The Danish researchers revealed that a molecule from garlic successfully combats chronic infections – the substance ajoene just ruins the communication system of harmful bacteria, stops the disease development.
The molecule from garlic can tackle infections, destabilizing the communications between the pathogenic bacteria in our organism. The research team from the Copenhagen University’s Department of Immunology and Microbiology is going all-out to prepare this method as a new treatment for patients who do not have, or haven’t had, good prognoses.
The lead author Tim Holm Jakobsen explains that his team has found that a garlic extract seemed to inhibit bacteria and further studies led them in 2012 to home in on the sulphur-rich chemical compound ajoene. This wonderful substance is totally natural antibiotic, which is produced most efficiently from allicin, a compound in garlic which has been shown to have promising effects.
According to Mr Jakobsen, the mechanism at the molecular level is studying to make a pharmaceutical product in future and to to test it on patients.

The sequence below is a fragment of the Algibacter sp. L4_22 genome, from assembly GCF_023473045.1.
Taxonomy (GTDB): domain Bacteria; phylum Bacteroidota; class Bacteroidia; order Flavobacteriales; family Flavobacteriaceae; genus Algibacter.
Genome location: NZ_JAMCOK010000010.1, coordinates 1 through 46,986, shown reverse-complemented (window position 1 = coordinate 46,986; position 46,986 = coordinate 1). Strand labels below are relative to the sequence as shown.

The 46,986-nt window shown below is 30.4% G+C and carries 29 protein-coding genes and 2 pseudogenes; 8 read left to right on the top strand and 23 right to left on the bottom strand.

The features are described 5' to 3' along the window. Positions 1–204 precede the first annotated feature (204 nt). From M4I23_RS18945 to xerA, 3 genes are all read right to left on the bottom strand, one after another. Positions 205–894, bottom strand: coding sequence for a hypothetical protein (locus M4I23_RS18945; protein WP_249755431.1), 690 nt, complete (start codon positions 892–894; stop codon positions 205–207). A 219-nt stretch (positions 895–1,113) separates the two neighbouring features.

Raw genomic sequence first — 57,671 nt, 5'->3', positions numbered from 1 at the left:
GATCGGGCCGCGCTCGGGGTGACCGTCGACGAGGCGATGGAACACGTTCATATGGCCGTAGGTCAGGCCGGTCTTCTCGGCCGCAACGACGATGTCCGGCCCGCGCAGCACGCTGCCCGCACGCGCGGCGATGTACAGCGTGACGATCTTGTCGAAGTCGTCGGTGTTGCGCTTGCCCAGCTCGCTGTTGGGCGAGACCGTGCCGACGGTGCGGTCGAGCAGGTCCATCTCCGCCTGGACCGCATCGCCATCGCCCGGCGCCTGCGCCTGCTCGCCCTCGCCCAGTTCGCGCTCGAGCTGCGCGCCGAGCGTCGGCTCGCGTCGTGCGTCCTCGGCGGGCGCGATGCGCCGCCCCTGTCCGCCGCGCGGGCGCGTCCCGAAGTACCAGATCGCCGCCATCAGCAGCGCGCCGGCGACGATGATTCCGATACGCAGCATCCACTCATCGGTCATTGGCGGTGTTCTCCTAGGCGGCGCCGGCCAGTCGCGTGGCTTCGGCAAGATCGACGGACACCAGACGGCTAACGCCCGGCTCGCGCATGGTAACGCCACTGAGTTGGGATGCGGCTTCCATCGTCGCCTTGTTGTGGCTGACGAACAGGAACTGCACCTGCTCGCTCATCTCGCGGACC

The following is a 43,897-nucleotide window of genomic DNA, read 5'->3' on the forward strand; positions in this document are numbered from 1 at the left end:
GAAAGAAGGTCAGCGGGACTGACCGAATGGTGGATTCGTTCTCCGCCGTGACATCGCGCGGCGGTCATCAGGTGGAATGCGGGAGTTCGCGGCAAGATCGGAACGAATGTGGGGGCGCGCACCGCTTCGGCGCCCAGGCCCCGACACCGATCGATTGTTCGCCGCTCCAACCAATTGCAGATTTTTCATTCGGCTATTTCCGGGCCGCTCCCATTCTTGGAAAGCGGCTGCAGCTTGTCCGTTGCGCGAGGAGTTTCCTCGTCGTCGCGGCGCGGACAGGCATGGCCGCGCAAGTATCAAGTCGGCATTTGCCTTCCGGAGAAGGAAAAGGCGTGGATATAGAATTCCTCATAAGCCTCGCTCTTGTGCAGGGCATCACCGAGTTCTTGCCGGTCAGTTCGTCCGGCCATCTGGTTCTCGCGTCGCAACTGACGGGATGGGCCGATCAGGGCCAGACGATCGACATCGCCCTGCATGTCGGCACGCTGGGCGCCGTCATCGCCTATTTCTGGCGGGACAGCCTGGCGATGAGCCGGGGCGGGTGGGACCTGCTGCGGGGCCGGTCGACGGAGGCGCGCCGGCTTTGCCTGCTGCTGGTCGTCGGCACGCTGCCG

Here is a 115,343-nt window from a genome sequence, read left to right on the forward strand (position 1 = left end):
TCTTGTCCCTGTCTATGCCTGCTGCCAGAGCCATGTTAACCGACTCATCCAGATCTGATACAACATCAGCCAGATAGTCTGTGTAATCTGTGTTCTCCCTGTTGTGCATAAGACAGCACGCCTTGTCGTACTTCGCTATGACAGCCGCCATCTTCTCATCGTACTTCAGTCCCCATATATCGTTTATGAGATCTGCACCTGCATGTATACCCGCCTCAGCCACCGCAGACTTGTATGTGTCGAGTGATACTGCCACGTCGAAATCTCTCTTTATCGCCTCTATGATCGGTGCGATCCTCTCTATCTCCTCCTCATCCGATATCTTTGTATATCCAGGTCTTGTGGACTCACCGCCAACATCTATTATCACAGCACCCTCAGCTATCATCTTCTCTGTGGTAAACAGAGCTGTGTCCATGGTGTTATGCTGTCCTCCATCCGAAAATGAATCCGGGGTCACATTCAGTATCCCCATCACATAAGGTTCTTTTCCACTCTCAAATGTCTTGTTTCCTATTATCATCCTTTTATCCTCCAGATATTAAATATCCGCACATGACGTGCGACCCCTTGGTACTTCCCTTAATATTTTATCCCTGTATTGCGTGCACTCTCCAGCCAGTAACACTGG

Bacteria killed by garlic
The substance extracted from garlic does not kill the bacteria on its own, but it harms their defence mechanism, the biofilm. Bacteria need to communicate each other, ajoene inhibits the tiny RNA molecules in bacteria, undermining this ability. Our natural immune defence mechanisms can mount a stronger attack when the biofilm is damaged. Moreover, weakened biofilm makes bacteria more vulnerable to antibiotics.
“Our goal is to get in there and inhibit the communication among the bacteria. We are not aiming at killing the bacteria, but rather to harm their communication. Ajoene has this effect,”
says Jakobsen and advises to eat garlic regularly because it has a certain immunity-boosting effect.